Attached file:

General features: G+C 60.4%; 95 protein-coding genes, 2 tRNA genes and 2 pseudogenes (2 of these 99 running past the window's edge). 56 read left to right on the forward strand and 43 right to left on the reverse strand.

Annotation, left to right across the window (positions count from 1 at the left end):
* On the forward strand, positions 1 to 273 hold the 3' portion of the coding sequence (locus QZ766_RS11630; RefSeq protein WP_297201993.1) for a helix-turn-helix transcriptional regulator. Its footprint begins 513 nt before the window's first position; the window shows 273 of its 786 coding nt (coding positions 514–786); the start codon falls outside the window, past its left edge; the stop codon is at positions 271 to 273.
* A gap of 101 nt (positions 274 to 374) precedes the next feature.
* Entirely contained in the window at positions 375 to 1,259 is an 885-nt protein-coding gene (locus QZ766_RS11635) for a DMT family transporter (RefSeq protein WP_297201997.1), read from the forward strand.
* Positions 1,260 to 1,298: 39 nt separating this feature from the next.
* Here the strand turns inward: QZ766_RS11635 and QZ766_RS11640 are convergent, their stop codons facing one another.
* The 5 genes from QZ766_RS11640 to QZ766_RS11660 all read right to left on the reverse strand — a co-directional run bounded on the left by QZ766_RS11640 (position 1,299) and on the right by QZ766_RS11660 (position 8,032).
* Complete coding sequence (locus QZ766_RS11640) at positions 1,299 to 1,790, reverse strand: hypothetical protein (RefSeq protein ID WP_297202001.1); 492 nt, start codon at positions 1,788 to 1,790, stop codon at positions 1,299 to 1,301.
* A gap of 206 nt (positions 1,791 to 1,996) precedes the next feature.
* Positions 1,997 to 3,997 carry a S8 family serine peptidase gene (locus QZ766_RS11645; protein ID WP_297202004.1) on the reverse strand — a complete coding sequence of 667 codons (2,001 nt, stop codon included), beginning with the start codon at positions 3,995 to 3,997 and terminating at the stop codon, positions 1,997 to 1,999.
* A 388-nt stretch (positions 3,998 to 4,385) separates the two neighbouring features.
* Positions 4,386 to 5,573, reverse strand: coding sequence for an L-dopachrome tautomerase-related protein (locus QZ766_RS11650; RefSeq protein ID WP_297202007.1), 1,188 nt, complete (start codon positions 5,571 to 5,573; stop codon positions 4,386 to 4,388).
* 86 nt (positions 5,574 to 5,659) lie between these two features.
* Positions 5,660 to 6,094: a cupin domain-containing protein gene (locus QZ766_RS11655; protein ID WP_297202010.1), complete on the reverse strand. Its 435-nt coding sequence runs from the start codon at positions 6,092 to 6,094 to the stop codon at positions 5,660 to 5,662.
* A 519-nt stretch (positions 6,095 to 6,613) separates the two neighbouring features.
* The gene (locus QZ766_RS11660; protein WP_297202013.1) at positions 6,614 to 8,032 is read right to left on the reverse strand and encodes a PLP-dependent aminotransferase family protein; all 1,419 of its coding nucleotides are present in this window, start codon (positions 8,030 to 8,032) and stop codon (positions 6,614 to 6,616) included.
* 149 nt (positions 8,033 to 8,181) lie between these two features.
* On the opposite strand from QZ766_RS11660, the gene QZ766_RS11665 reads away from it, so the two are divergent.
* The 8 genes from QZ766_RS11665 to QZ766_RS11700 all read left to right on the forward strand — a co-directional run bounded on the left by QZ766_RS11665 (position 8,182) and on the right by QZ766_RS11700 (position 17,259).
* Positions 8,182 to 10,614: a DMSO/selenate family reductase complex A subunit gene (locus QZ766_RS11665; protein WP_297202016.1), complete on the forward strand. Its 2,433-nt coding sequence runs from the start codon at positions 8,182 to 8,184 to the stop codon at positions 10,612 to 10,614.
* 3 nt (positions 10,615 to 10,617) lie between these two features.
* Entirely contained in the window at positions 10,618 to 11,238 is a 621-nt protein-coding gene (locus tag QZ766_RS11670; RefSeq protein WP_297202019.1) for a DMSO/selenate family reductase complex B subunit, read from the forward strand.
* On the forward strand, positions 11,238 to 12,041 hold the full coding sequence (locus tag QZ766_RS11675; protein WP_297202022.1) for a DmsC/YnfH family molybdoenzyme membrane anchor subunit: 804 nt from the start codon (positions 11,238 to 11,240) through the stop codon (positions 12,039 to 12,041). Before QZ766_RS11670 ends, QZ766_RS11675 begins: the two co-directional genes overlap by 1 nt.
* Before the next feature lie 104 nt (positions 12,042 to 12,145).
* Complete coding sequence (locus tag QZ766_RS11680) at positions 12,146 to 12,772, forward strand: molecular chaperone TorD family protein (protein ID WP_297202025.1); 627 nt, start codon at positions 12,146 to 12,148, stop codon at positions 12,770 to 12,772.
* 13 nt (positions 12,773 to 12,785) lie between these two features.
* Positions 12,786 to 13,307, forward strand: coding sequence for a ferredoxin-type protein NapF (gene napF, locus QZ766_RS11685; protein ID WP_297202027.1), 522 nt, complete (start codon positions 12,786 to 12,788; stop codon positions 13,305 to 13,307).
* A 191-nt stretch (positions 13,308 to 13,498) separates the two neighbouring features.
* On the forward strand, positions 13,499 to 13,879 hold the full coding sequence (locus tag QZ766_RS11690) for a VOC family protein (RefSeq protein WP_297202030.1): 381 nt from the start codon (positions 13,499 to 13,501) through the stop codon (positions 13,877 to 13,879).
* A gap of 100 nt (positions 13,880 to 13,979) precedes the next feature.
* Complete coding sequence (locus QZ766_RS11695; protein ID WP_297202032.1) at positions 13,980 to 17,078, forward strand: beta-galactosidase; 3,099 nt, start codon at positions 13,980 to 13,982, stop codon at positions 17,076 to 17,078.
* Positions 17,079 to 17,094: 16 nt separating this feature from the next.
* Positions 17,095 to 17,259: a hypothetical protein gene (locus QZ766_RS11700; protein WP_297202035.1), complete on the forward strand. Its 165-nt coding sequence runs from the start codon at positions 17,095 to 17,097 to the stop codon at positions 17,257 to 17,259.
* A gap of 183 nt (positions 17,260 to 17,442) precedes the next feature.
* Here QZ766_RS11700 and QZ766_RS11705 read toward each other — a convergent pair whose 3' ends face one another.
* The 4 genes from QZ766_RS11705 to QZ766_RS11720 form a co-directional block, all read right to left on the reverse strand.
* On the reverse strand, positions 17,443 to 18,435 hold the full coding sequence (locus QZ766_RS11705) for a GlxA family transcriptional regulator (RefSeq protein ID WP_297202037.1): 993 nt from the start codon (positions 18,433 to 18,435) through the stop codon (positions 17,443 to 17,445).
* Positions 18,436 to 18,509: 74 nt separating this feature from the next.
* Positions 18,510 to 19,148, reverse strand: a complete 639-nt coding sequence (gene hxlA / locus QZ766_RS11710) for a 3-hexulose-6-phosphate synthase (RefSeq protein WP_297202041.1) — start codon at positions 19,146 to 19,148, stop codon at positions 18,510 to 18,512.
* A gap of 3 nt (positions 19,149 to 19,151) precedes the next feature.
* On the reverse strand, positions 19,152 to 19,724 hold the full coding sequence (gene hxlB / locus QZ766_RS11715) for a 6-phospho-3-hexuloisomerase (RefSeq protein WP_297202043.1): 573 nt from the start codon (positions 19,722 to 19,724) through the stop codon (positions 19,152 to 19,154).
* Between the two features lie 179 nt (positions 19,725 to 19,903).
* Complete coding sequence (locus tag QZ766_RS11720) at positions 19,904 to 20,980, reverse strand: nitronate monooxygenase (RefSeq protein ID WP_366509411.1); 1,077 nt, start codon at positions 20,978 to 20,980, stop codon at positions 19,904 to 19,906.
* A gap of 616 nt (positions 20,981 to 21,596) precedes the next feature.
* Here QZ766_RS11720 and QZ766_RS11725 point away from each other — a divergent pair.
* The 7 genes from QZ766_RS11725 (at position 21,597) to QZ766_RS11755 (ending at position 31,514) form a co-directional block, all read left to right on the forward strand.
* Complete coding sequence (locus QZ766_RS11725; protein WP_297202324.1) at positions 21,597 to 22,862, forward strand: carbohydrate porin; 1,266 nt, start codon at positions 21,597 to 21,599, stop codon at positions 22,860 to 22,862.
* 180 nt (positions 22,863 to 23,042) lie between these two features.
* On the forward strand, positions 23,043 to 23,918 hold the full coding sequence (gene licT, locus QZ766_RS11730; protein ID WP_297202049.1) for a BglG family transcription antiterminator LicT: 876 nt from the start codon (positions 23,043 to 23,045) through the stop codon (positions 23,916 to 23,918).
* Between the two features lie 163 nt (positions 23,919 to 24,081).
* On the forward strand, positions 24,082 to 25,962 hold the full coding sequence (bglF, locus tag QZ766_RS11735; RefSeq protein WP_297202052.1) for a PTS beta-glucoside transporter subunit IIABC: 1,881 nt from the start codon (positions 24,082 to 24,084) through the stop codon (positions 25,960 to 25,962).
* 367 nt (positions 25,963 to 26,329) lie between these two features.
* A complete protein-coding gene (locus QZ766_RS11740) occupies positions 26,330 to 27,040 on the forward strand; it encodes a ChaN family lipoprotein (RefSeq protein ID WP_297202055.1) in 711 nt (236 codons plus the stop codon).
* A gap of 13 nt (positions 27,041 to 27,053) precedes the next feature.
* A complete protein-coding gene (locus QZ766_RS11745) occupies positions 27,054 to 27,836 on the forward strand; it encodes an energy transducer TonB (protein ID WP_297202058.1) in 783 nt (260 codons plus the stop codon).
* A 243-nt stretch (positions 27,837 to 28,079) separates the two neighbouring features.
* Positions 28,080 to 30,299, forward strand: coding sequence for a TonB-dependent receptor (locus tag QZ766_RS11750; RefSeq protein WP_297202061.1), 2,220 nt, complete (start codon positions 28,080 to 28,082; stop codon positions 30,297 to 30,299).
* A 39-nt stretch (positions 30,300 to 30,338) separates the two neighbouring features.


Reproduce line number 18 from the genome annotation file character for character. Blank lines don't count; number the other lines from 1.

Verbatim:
* 149 nt (positions 8,033 to 8,181) lie between these two features.